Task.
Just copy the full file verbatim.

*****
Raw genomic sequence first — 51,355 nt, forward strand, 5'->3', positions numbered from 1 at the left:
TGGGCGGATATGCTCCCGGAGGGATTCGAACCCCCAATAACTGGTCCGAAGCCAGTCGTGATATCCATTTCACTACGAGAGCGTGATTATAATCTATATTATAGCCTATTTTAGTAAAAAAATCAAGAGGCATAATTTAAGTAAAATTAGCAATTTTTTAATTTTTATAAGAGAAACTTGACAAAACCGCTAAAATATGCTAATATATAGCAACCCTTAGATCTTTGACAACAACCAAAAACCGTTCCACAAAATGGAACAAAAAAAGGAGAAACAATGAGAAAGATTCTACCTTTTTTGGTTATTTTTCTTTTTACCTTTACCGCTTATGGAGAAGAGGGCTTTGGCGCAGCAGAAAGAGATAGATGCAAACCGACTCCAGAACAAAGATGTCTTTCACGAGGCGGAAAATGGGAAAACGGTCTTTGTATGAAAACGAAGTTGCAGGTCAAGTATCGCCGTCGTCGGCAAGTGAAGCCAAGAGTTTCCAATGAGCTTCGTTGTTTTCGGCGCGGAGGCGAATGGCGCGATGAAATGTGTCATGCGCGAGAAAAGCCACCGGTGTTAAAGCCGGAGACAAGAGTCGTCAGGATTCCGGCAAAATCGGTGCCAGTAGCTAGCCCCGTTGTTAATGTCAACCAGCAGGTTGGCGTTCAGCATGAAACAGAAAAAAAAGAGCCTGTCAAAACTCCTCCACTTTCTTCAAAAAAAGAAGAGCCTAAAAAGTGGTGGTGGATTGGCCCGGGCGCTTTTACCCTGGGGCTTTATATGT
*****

Raw genomic sequence first — 51,355 nt, forward strand, 5'->3', positions numbered from 1 at the left:
TGGGCGGATATGCTCCCGGAGGGATTCGAACCCCCAATAACTGGTCCGAAGCCAGTCGTGATATCCATTTCACTACGAGAGCGTGATTATAATCTATATTATAGCCTATTTTAGTAAAAAAATCAAGAGGCATAATTTAAGTAAAATTAGCAATTTTTTAATTTTTATAAGAGAAACTTGACAAAACCGCTAAAATATGCTAATATATAGCAACCCTTAGATCTTTGACAACAACCAAAAACCGTTCCACAAAATGGAACAAAAAAAGGAGAAACAATGAGAAAGATTCTACCTTTTTTGGTTATTTTTCTTTTTACCTTTACCGCTTATGGAGAAGAGGGCTTTGGCGCAGCAGAAAGAGATAGATGCAAACCGACTCCAGAACAAAGATGTCTTTCACGAGGCGGAAAATGGGAAAACGGTCTTTGTATGAAAACGAAGTTGCAGGTCAAGTATCGCCGTCGTCGGCAAGTGAAGCCAAGAGTTTCCAATGAGCTTCGTTGTTTTCGGCGCGGAGGCGAATGGCGCGATGAAATGTGTCATGCGCGAGAAAAGCCACCGGTGTTAAAGCCGGAGACAAGAGTCGTCAGGATTCCGGCAAAATCGGTGCCAGTAGCTAGCCCCGTTGTTAATGTCAACCAGCAGGTTGGCGTTCAGCATGAAACAGAAAAAAAAGAGCCTGTCAAAACTCCTCCACTTTCTTCAAAAAAAGAAGAGCCTAAAAAGTGGTGGTGGATTGGCCCGGGCGCTTTTACCCTGGGGCTTTATATGT